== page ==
Reserve’s future in the balance

The injured reedbuck at the veterinary practice.

“ Will Kloofendal Nature Reserve become another one of the few natural parks remaining in Johannesburg to be ruined by mismanagement and neglect?”

This is the question asked by a very concerned Karin Spottiswoode, one of the committee members of the Friends of Kloofendal (FroK), after the recent attack on and killing of a reedbuck.

“I was leading an alien invasive hacking session with the Protea Ridge Club on 15 July, when we received a call from Stuart Baker. He told us he had just witnessed a mother reedbuck and her baby being chased by three dogs in the parking lot. In its panic, the little reedbuck crashed into the fence, hurting itself badly. The mother buck got away,” Karin said.

(WEB) The open gate at the reserve manager’s residence.

The security guard who was on duty, Nomhlangana Ncube, was able to place herself between the dogs and the buck, and managed to chase the dogs away.

When Karin arrived at the scene, it did not look good. “The buck’s hind legs were limp and blood was streaming out of its nose. I put my tracksuit top over its head, and that seemed to calm it down,” she said.

(WEB) Stuart Baker and two of the veterinary staff attending to the buck. Photos: Supplied

The Johannesburg City Parks and Zoo (JCPZ) manager for Kloofendal, who lives on the property, was informed of the incident, and when he arrived at the scene, he suggested the buck should be taken to the Johannesburg Zoo, for a veterinarian to treat it.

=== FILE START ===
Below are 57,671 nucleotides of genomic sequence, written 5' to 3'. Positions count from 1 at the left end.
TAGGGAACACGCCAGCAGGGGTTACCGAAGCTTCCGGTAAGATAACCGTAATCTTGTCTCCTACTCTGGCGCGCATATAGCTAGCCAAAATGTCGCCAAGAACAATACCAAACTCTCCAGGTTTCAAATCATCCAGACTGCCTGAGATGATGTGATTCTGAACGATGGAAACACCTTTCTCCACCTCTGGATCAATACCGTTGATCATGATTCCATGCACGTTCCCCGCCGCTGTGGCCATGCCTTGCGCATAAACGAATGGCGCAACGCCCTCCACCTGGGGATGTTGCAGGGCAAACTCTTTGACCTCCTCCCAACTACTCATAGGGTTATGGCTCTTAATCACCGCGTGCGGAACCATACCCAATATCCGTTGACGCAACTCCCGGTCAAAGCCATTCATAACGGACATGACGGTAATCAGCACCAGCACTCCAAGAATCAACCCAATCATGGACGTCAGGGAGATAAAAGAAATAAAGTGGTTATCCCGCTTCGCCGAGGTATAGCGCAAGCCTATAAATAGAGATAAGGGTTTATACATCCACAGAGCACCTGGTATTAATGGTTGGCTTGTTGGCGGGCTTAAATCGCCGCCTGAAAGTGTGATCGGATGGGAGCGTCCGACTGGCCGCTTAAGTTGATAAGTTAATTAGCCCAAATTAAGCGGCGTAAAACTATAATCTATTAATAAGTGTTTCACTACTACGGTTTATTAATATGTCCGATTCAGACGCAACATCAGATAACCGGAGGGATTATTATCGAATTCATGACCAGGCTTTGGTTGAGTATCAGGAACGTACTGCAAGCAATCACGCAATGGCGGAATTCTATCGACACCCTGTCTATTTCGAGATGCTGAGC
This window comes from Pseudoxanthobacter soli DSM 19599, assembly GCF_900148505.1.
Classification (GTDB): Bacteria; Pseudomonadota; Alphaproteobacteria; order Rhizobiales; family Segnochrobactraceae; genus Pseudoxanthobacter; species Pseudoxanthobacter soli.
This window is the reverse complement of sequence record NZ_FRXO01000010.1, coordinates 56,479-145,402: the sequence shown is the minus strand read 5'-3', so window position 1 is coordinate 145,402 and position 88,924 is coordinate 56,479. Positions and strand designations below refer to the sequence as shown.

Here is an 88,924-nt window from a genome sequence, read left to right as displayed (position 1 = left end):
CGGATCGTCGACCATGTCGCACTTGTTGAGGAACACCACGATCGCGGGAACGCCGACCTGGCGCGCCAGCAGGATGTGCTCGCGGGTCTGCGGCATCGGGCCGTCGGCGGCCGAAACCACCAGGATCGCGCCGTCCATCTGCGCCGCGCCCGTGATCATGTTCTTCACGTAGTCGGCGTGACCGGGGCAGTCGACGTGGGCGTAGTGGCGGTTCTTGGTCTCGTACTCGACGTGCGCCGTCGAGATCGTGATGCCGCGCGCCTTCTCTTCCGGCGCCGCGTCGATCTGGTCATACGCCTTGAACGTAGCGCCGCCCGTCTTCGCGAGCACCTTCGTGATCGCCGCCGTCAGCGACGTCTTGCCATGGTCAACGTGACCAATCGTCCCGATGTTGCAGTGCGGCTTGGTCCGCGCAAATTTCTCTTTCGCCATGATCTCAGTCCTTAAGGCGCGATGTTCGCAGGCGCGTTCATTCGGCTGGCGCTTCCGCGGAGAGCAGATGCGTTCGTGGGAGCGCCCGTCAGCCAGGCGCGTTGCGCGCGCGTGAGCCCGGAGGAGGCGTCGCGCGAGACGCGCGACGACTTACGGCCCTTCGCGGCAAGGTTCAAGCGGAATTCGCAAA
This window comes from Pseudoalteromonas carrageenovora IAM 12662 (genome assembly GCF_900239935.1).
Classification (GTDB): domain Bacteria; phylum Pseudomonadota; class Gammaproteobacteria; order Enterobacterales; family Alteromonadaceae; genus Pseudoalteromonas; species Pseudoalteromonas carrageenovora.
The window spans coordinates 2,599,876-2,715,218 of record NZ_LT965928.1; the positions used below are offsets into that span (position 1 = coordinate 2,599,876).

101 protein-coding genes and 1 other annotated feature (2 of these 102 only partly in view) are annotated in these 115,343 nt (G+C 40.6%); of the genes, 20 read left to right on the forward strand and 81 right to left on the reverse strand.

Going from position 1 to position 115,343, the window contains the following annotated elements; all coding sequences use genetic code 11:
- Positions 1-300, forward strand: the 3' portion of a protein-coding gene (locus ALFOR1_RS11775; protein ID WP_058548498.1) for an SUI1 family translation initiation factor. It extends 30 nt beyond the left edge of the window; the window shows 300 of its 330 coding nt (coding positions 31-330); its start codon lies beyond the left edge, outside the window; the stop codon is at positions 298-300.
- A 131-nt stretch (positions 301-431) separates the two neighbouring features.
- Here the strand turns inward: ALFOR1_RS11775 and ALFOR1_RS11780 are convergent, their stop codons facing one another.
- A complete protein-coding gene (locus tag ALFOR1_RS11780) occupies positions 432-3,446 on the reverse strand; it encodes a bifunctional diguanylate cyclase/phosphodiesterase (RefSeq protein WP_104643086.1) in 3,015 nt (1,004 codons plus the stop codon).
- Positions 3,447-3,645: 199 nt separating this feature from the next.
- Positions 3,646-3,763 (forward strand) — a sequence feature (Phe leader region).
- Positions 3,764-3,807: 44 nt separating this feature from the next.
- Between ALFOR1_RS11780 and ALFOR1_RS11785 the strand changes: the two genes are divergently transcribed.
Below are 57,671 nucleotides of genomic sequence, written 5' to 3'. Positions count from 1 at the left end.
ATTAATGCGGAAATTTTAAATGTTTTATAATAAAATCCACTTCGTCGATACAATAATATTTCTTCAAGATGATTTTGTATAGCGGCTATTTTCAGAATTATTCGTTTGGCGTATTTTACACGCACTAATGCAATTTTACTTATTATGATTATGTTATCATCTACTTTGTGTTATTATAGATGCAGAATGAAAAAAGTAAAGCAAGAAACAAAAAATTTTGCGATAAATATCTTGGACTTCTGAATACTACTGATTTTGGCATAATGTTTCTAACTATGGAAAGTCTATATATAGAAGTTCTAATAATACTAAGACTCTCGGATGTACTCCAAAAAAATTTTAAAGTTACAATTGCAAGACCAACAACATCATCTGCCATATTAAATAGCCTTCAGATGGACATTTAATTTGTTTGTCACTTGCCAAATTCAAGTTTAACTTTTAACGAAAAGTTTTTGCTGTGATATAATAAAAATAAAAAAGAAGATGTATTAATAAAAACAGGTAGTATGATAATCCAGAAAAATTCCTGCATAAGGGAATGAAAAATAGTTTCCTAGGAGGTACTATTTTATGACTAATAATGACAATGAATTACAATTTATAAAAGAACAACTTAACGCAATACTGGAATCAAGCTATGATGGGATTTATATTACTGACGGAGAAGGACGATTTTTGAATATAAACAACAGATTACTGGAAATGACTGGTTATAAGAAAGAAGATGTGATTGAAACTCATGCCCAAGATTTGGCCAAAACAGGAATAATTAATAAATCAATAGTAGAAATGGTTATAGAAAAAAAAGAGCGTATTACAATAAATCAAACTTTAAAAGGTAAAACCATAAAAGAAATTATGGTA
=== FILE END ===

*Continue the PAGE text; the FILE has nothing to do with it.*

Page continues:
“I felt that the buck was in too much pain to endure the long drive, and we could not be sure if a vet would be available. We decided to take her to a Florida veterinarian, where we were told that the buck would probably not have survived the drive to the zoo,” Karin said.

Nomhlangana Ncube, the Kloofendal security guard who bravely fought off the dogs. Photos: Supplied

The buck was immediately seen to and treated by Dr Muller, who injected it with a painkiller and an anti-inflammatory. He said that, although the medication would work soon, they could not be sure that the buck would survive. “We made the little buck as comfortable as possible and hoped that it would survive the night. Sadly, she had to be euthanised the next day, as she had sustained severe neck injuries, resulting in an inability to stand and walk. This has happened on two previous occasions as well,” Karin said sadly.

Upon further investigation, it was found that there were holes in the fence around the reserve’s parking area where the buck got through, making them an easy target. “The dogs from the nearby houses follow the buck through these holes, and proceed to chase and attack – sometimes even killing them,” an angry Karin said.

Dr Muller sharing the sad news that the buck would have to be euthanised.

According to Karin, the holes in the fencing around the Reserve have been reported to the JCPZ, which is responsible for the managing of Kloofendal, on numerous occasions by various residents, but the complaints seem to be falling on deaf ears.

“Although holes have been repaired in the past, new, bigger ones have been cut into the fence for poaching, squatting, or so many other reasons. These holes make Kloofendal Reserve, with its indigenous inhabitants and visitors, very vulnerable. We have marked the holes with hazard tape so they can be repaired as soon as possible,” said Karin.

She concluded by saying, “Even though JCPZ is responsible for the boundary fencing, as a temporary measure, it would be much appreciated if the community could assist in locating and maybe help with repairing them. Any volunteers who would like to assist with this, can contact FroK on 079 693 5608.”

(WEB) A hole in the fence that is big enough for an adult to go through easily.

She added that they had a number of other concerns which had also been brought to the attention of JCPZ, but, to date, no reaction had been received.

JCPZ was contacted for comment on this matter, but was informed that the spokesperson, Jenny Moodley, was on sick leave, and until she returned to work, nobody else could assist.

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